If you’re looking for investing strategies beyond what I’ve offered, Reader Jason suggested the following: “Load up on 2016 American Eagle Silver Dollar coins and batten down the hatches. The Dow’s little mini-spike higher is nothing but a lull before the storm!”
Or you could try Reader Jim’s tongue-in-cheek suggestion: “My new retirement plan is to stash my rubles in an Italian bank.”
Thanks for sharing! We could all use a little humor in these trying times. Make sure you add your trading ideas to the mix this weekend when you get a chance. You’ll find the discussion section below.
I haven’t had much to say about the gathering of millionaires, billionaires, policymakers, and press in Davos, Switzerland this week. The reason: The World Economic Forum always involves a bunch of speechmaking, debate, and chit chat – but little real news. Events are highly scripted and no one really speaks out of tune.
But I’m definitely seeing and hearing more reports about increasing worries behind the scenes. And if you are looking for a Davos fix, here’s one item quoting International Monetary Fund head Christine Lagarde and her concerns about the global economy. Here’s another discussing intensifying worries about the fate of the European Union.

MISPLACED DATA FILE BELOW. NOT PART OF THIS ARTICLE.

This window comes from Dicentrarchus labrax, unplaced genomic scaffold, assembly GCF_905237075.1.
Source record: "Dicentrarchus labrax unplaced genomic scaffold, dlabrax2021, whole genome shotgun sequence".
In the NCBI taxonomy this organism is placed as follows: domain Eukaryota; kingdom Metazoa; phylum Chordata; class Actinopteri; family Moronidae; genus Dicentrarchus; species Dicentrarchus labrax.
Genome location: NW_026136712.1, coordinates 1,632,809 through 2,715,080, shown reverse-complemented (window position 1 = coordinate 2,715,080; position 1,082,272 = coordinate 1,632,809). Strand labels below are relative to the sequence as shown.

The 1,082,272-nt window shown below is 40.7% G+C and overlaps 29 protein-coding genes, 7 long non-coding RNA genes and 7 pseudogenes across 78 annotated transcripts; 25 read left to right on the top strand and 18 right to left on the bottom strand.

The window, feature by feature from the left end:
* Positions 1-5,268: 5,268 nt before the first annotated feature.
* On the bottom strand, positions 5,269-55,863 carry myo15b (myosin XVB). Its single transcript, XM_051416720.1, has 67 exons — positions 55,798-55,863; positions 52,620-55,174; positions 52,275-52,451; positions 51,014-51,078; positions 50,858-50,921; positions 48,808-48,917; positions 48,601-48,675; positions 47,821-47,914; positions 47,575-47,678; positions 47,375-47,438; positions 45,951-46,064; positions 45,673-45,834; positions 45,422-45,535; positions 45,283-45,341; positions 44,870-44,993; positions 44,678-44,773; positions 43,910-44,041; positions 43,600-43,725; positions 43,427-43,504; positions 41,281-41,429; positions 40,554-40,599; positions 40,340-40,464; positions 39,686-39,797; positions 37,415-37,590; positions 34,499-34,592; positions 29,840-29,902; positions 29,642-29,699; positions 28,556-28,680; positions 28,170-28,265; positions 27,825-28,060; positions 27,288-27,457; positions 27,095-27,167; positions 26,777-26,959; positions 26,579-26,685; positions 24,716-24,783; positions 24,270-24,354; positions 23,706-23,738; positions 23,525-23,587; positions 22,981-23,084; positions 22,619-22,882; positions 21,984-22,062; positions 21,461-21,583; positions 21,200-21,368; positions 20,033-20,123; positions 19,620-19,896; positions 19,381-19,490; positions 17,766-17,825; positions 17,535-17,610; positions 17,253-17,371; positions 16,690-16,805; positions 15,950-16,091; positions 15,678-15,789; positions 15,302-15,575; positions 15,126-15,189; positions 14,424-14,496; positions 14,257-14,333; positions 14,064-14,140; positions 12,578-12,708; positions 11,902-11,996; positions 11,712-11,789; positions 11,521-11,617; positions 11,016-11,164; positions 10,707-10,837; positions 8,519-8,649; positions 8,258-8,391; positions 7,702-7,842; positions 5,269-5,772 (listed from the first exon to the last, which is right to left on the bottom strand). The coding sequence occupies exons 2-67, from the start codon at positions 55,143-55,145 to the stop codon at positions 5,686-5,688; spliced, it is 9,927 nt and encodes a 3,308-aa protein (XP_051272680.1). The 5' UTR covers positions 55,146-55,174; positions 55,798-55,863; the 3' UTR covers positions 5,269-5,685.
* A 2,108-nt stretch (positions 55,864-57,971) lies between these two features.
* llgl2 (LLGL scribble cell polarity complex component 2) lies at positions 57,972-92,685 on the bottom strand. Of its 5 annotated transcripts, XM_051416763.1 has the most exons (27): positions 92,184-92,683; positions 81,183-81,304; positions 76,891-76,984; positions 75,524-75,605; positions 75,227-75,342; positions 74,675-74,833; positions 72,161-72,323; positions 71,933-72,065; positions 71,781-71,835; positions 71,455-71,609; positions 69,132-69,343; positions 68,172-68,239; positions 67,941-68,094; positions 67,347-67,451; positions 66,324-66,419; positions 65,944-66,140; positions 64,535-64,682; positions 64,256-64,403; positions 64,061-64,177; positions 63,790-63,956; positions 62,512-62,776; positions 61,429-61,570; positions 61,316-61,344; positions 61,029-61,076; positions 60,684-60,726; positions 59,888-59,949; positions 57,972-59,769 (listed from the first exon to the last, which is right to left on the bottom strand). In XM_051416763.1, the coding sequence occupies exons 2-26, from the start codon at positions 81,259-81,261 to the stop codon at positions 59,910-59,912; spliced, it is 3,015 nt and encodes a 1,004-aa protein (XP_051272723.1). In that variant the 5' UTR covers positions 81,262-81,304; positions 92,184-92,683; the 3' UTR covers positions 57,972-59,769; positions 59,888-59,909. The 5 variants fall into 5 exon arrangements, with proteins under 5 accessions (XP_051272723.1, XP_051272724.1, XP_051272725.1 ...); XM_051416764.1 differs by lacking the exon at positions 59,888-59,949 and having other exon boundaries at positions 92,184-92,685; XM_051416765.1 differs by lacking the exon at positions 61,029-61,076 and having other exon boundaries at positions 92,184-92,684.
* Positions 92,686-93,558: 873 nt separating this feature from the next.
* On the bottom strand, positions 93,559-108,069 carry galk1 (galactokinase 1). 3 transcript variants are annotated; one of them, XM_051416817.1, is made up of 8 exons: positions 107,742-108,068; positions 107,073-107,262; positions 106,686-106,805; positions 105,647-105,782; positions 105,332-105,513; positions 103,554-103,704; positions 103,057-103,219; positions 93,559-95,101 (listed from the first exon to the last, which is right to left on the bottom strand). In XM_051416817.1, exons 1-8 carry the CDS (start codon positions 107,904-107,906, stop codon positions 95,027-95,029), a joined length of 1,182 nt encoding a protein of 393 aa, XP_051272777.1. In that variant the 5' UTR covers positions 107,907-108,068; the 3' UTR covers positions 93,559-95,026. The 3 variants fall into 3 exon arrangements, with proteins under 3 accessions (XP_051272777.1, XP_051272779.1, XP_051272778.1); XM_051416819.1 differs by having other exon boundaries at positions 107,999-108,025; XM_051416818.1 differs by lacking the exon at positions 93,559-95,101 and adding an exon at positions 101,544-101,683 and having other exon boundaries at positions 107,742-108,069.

The snow, ice, high winds, and rain is really coming down across a wide swath of the Mid-Atlantic and Northeast now. Dubbed Winter Storm Jonas (unofficially) by the Weather Channel, it’s causing accidents, power failures, school and work closures, and airport delays and cancellations in several states.
How much does Google (GOOGL) pay to have its search bar show up on Apple’s (AAPL) iPhone? Apparently $1 billion in 2014 alone. That’s one shocking bit of news from a lawsuit that Oracle (ORCL) is pursuing against the search giant. Google fought to have that information kept out of the public domain.
Staying ahead of the game as always (Ahem), Moody’s said it’s reviewing the credit ratings of 175 major energy and mining companies around the world. That includes energy giants like Royal Dutch Shell (RDS.A), as well as extremely troubled domestic producers like Chesapeake Energy (CHK). Debt downgrades may follow at any time.
Do you think the policymakers gathered in Davos have a handle on what’s going on – or are they clueless about the turmoil to come? What do you think about Moody’s decision to reconsider its energy credit ratings? Are you surprised by how much tech companies pay each other for things as simple as search bar placement? Let me know in the comment section here.
Until next time,